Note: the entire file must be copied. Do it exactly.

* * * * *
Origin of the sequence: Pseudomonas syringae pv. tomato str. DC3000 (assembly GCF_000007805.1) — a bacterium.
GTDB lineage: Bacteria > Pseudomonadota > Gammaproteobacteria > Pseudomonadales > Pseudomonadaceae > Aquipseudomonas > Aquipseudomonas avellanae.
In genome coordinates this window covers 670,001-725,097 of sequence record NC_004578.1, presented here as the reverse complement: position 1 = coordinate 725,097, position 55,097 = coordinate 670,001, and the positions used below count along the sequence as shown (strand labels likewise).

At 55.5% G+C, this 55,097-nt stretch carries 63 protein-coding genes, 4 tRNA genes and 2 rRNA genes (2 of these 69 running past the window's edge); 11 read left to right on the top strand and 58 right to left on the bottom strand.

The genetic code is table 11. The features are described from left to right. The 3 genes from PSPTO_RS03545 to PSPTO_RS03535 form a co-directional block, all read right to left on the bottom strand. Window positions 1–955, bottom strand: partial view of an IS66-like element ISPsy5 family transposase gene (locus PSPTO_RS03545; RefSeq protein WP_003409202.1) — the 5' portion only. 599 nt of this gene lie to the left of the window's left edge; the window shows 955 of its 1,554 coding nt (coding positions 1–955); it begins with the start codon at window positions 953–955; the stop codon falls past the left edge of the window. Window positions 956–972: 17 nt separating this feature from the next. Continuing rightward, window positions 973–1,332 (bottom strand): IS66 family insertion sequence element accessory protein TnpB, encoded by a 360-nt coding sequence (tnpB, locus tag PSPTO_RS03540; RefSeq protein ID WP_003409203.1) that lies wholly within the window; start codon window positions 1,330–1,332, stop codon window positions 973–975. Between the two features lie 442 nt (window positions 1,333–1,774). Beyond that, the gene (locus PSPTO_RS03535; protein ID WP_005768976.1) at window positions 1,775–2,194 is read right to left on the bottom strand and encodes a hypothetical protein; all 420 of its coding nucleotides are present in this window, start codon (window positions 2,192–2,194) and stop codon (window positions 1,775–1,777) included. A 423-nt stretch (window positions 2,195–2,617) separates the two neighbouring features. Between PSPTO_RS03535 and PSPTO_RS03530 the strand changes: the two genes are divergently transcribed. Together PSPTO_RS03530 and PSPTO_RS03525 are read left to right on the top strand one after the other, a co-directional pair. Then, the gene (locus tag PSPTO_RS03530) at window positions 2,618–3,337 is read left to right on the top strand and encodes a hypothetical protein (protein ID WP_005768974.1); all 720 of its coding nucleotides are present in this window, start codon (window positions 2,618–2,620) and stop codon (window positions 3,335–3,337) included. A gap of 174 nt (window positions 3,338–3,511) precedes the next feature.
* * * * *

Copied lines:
Origin of the sequence: Pseudomonas syringae pv. tomato str. DC3000 (assembly GCF_000007805.1) — a bacterium.
GTDB lineage: Bacteria > Pseudomonadota > Gammaproteobacteria > Pseudomonadales > Pseudomonadaceae > Aquipseudomonas > Aquipseudomonas avellanae.
In genome coordinates this window covers 670,001-725,097 of sequence record NC_004578.1, presented here as the reverse complement: position 1 = coordinate 725,097, position 55,097 = coordinate 670,001, and the positions used below count along the sequence as shown (strand labels likewise).

At 55.5% G+C, this 55,097-nt stretch carries 63 protein-coding genes, 4 tRNA genes and 2 rRNA genes (2 of these 69 running past the window's edge); 11 read left to right on the top strand and 58 right to left on the bottom strand.

The genetic code is table 11. The features are described from left to right. The 3 genes from PSPTO_RS03545 to PSPTO_RS03535 form a co-directional block, all read right to left on the bottom strand. Window positions 1–955, bottom strand: partial view of an IS66-like element ISPsy5 family transposase gene (locus PSPTO_RS03545; RefSeq protein WP_003409202.1) — the 5' portion only. 599 nt of this gene lie to the left of the window's left edge; the window shows 955 of its 1,554 coding nt (coding positions 1–955); it begins with the start codon at window positions 953–955; the stop codon falls past the left edge of the window. Window positions 956–972: 17 nt separating this feature from the next. Continuing rightward, window positions 973–1,332 (bottom strand): IS66 family insertion sequence element accessory protein TnpB, encoded by a 360-nt coding sequence (tnpB, locus tag PSPTO_RS03540; RefSeq protein ID WP_003409203.1) that lies wholly within the window; start codon window positions 1,330–1,332, stop codon window positions 973–975. Between the two features lie 442 nt (window positions 1,333–1,774). Beyond that, the gene (locus PSPTO_RS03535; protein ID WP_005768976.1) at window positions 1,775–2,194 is read right to left on the bottom strand and encodes a hypothetical protein; all 420 of its coding nucleotides are present in this window, start codon (window positions 2,192–2,194) and stop codon (window positions 1,775–1,777) included. A 423-nt stretch (window positions 2,195–2,617) separates the two neighbouring features. Between PSPTO_RS03535 and PSPTO_RS03530 the strand changes: the two genes are divergently transcribed. Together PSPTO_RS03530 and PSPTO_RS03525 are read left to right on the top strand one after the other, a co-directional pair. Then, the gene (locus tag PSPTO_RS03530) at window positions 2,618–3,337 is read left to right on the top strand and encodes a hypothetical protein (protein ID WP_005768974.1); all 720 of its coding nucleotides are present in this window, start codon (window positions 2,618–2,620) and stop codon (window positions 3,335–3,337) included. A gap of 174 nt (window positions 3,338–3,511) precedes the next feature.